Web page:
A cleric well regarded by the Vatican was installed as bishop of Beijing by China's state-controlled Catholic Church, a move that officials said should help ease tense relations between the communist nation and the Holy See.

Joseph Li Shan was appointed to the influential post in China's capital at a ceremony at the city's 400-year-old Cathedral of the Immaculate Conception. Attendance was limited to several hundred priests, nuns, officials and ordinary Chinese Catholics invited by the Beijing diocese.

Dozens of uniformed police officers were positioned around the church, controlling access and keeping foreign journalists from entering the cathedral. Despite the security, the ceremony drew little public attention, with Catholics numbering more than 60,000 among Beijing's 15 million people.

The ceremony began with a processing of seminarians, nuns, priests and bishops, including ordaining prelate John Fang Xingyao of the eastern diocese of Linyi. Proceedings were broadcast to those outside via loudspeaker and closed-circuit television.

The 42-year-old Li took a traditional oath of service to the church that also added a nod to government authority. He promised to "lead all the priests seminarians and nuns of this diocese in adhering to the nation's constitution, maintaining national unification and social stability."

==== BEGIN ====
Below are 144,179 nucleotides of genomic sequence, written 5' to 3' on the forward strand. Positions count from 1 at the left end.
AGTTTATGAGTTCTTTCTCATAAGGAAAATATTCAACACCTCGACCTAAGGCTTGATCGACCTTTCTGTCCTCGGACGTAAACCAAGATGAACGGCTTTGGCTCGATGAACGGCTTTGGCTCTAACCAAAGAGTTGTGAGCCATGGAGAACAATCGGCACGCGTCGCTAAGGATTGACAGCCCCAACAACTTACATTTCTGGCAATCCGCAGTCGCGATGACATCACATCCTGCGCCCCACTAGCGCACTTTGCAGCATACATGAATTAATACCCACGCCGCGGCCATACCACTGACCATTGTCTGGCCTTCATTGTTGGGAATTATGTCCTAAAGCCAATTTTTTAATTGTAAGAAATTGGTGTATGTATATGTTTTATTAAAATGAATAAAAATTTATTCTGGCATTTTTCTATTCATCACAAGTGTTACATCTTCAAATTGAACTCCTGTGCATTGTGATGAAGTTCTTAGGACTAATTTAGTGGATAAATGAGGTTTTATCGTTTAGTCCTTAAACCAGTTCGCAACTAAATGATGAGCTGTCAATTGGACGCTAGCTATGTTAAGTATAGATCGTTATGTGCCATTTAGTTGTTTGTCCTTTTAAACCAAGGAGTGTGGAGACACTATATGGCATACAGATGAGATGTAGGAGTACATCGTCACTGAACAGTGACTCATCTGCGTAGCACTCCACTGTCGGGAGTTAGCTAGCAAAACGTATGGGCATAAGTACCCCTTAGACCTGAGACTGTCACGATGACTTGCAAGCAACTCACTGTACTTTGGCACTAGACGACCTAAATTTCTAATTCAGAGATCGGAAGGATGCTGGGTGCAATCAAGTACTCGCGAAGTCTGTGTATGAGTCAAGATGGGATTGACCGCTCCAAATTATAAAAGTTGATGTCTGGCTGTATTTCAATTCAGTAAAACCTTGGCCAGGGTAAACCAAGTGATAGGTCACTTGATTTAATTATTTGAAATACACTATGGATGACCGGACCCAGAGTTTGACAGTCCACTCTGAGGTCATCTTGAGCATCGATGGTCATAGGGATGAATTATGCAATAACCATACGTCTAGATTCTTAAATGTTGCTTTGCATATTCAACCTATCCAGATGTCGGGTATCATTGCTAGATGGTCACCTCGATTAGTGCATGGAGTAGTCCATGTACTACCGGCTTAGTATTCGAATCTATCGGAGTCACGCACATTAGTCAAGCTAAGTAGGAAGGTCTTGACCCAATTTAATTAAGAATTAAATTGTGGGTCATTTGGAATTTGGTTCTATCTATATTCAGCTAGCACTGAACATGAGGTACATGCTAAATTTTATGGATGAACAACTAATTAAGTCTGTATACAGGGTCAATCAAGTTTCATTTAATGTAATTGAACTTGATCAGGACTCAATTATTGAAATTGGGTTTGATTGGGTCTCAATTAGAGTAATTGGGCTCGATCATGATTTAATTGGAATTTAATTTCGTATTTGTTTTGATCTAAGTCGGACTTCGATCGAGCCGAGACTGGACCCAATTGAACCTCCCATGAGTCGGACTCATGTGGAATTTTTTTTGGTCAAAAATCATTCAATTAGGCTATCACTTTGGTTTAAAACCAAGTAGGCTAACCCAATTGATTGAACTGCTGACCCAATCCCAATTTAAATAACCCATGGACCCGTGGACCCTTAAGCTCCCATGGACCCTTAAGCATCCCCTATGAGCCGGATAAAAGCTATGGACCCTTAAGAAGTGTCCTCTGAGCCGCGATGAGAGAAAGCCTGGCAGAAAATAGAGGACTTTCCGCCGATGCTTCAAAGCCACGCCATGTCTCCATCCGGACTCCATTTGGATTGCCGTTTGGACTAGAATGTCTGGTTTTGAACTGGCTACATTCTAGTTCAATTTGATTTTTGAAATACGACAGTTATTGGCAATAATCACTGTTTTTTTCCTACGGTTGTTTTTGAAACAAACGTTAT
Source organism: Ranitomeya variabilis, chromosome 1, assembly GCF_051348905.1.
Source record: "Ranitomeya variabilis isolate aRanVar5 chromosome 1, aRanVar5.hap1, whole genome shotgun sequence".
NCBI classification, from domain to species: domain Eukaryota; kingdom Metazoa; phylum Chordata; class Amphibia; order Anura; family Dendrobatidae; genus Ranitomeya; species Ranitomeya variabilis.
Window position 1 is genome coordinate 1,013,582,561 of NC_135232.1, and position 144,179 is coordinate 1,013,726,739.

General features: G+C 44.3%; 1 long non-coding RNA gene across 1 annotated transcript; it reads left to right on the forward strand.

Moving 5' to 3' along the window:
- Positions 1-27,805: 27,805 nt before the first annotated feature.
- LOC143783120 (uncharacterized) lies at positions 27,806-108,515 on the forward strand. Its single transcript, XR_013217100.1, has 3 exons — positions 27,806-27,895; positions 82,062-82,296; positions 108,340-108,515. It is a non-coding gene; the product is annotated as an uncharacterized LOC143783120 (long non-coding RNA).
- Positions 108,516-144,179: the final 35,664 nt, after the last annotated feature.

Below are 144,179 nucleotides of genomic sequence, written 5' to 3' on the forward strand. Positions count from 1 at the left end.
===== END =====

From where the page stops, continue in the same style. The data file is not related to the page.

Li replaces Bishop Fu Tieshan, a Communist Party supporter and hard-liner toward the Vatican whose death in April provided an opportunity for the state-controlled church and Rome for rapprochement. When Li was named as Fu's replacement in July, Vatican officials praised him, though said Beijing had not consulted Rome before his appointment.

While publicly the Vatican did not comment on Li's installation, in recent days church officials have said it was done with Vatican approval. Liu Bainian, the vice chairman of the Chinese Patriotic Catholic Association, the party-controlled body that oversees the church, said he "was not too clear" about the Vatican's stance toward Li.

But Liu said, such priests "should be encouraged, not condemned" and added: "We know that the pope loves China."

The appointment of bishops has long been a sticking point in the difficult relations between the Vatican and Beijing over the past half-century. The officially atheistic communist government dislikes groups that operate outside its control and has refused to yield authority over bishop's appointments, while the Vatican is loath to concede its traditional right to appoint church leaders.

Despite that, with the Vatican eager for greater access to China — where religious belief is booming alongside the economy — and Beijing keen for greater legitimacy worldwide, both sides have searched for a compromise. Many bishops in recent years were first named by China but then asked for and received the Vatican's approval — as church officials said was the case with Li.

Strains with the Vatican date to 1952 when the communist government, just three years in power, demanded Chinese Catholics cut ties to Rome. Banned for much of the 1960s and '70s when all religion was outlawed, the church has made a rapid recovery in the past 20 years, boasting about 12 million to 15 million followers.